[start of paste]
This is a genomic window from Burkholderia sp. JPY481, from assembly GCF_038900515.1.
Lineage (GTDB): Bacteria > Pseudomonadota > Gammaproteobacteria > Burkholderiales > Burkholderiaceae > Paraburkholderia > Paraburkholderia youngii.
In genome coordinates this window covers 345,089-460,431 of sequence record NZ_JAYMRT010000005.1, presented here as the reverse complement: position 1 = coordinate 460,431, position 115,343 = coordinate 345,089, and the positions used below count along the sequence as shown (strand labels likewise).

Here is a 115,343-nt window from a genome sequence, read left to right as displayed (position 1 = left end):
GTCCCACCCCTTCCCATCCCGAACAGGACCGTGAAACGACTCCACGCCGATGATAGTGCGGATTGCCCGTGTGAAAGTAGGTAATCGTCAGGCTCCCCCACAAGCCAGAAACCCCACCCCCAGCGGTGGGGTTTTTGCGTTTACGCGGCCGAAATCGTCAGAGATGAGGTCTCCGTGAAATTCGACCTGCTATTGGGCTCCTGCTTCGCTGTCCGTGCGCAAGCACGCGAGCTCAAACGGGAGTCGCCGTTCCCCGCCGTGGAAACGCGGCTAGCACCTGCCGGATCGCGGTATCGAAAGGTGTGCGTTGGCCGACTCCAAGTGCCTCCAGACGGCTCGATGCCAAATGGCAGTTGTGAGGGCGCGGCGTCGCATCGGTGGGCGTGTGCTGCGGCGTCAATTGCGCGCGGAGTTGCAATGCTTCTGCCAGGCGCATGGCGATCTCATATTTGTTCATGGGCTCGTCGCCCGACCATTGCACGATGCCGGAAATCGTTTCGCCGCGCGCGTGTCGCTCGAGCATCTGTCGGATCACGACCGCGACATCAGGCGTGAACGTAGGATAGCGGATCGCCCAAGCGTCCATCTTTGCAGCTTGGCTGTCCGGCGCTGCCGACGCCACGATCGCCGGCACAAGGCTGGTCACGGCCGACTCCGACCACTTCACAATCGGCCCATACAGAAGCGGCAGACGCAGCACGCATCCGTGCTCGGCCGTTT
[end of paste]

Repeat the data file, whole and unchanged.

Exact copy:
This is a genomic window from Burkholderia sp. JPY481, from assembly GCF_038900515.1.
Lineage (GTDB): Bacteria > Pseudomonadota > Gammaproteobacteria > Burkholderiales > Burkholderiaceae > Paraburkholderia > Paraburkholderia youngii.
In genome coordinates this window covers 345,089-460,431 of sequence record NZ_JAYMRT010000005.1, presented here as the reverse complement: position 1 = coordinate 460,431, position 115,343 = coordinate 345,089, and the positions used below count along the sequence as shown (strand labels likewise).

Here is a 115,343-nt window from a genome sequence, read left to right as displayed (position 1 = left end):
GTCCCACCCCTTCCCATCCCGAACAGGACCGTGAAACGACTCCACGCCGATGATAGTGCGGATTGCCCGTGTGAAAGTAGGTAATCGTCAGGCTCCCCCACAAGCCAGAAACCCCACCCCCAGCGGTGGGGTTTTTGCGTTTACGCGGCCGAAATCGTCAGAGATGAGGTCTCCGTGAAATTCGACCTGCTATTGGGCTCCTGCTTCGCTGTCCGTGCGCAAGCACGCGAGCTCAAACGGGAGTCGCCGTTCCCCGCCGTGGAAACGCGGCTAGCACCTGCCGGATCGCGGTATCGAAAGGTGTGCGTTGGCCGACTCCAAGTGCCTCCAGACGGCTCGATGCCAAATGGCAGTTGTGAGGGCGCGGCGTCGCATCGGTGGGCGTGTGCTGCGGCGTCAATTGCGCGCGGAGTTGCAATGCTTCTGCCAGGCGCATGGCGATCTCATATTTGTTCATGGGCTCGTCGCCCGACCATTGCACGATGCCGGAAATCGTTTCGCCGCGCGCGTGTCGCTCGAGCATCTGTCGGATCACGACCGCGACATCAGGCGTGAACGTAGGATAGCGGATCGCCCAAGCGTCCATCTTTGCAGCTTGGCTGTCCGGCGCTGCCGACGCCACGATCGCCGGCACAAGGCTGGTCACGGCCGACTCCGACCACTTCACAATCGGCCCATACAGAAGCGGCAGACGCAGCACGCATCCGTGCTCGGCCGTTT